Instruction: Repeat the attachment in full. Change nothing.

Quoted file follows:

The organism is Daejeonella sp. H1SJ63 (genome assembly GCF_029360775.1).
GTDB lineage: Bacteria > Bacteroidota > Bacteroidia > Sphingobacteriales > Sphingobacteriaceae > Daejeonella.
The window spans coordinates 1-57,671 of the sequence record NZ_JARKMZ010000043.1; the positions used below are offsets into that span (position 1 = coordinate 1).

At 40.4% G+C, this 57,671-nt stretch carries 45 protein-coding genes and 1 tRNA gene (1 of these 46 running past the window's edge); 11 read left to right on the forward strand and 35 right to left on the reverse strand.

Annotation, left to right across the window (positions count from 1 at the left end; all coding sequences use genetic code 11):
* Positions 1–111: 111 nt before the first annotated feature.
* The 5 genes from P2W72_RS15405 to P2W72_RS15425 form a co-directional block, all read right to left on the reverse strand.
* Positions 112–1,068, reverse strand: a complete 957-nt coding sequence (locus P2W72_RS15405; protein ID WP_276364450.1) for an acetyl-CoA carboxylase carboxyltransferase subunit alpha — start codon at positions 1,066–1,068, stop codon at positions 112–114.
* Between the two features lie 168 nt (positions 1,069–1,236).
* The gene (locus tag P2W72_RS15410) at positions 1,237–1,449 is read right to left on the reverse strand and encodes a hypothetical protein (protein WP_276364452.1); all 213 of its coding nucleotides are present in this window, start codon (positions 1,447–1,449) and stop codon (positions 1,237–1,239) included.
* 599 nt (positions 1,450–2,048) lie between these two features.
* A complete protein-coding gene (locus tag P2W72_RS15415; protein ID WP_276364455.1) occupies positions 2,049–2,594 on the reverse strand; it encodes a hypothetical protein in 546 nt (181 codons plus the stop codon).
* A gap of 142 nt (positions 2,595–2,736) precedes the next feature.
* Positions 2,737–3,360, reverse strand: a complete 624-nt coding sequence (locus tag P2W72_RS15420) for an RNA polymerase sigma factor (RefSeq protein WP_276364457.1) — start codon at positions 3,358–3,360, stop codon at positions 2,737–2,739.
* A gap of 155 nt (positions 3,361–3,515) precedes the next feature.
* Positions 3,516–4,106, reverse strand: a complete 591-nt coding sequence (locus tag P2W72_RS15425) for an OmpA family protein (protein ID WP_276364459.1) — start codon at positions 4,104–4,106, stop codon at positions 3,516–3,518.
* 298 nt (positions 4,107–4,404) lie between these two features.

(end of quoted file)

The organism is Daejeonella sp. H1SJ63 (genome assembly GCF_029360775.1).
GTDB lineage: Bacteria > Bacteroidota > Bacteroidia > Sphingobacteriales > Sphingobacteriaceae > Daejeonella.
The window spans coordinates 1-57,671 of the sequence record NZ_JARKMZ010000043.1; the positions used below are offsets into that span (position 1 = coordinate 1).

At 40.4% G+C, this 57,671-nt stretch carries 45 protein-coding genes and 1 tRNA gene (1 of these 46 running past the window's edge); 11 read left to right on the forward strand and 35 right to left on the reverse strand.

Annotation, left to right across the window (positions count from 1 at the left end; all coding sequences use genetic code 11):
* Positions 1–111: 111 nt before the first annotated feature.
* The 5 genes from P2W72_RS15405 to P2W72_RS15425 form a co-directional block, all read right to left on the reverse strand.
* Positions 112–1,068, reverse strand: a complete 957-nt coding sequence (locus P2W72_RS15405; protein ID WP_276364450.1) for an acetyl-CoA carboxylase carboxyltransferase subunit alpha — start codon at positions 1,066–1,068, stop codon at positions 112–114.
* Between the two features lie 168 nt (positions 1,069–1,236).
* The gene (locus tag P2W72_RS15410) at positions 1,237–1,449 is read right to left on the reverse strand and encodes a hypothetical protein (protein WP_276364452.1); all 213 of its coding nucleotides are present in this window, start codon (positions 1,447–1,449) and stop codon (positions 1,237–1,239) included.
* 599 nt (positions 1,450–2,048) lie between these two features.
* A complete protein-coding gene (locus tag P2W72_RS15415; protein ID WP_276364455.1) occupies positions 2,049–2,594 on the reverse strand; it encodes a hypothetical protein in 546 nt (181 codons plus the stop codon).
* A gap of 142 nt (positions 2,595–2,736) precedes the next feature.
* Positions 2,737–3,360, reverse strand: a complete 624-nt coding sequence (locus tag P2W72_RS15420) for an RNA polymerase sigma factor (RefSeq protein WP_276364457.1) — start codon at positions 3,358–3,360, stop codon at positions 2,737–2,739.
* A gap of 155 nt (positions 3,361–3,515) precedes the next feature.
* Positions 3,516–4,106, reverse strand: a complete 591-nt coding sequence (locus tag P2W72_RS15425) for an OmpA family protein (protein ID WP_276364459.1) — start codon at positions 4,104–4,106, stop codon at positions 3,516–3,518.
* 298 nt (positions 4,107–4,404) lie between these two features.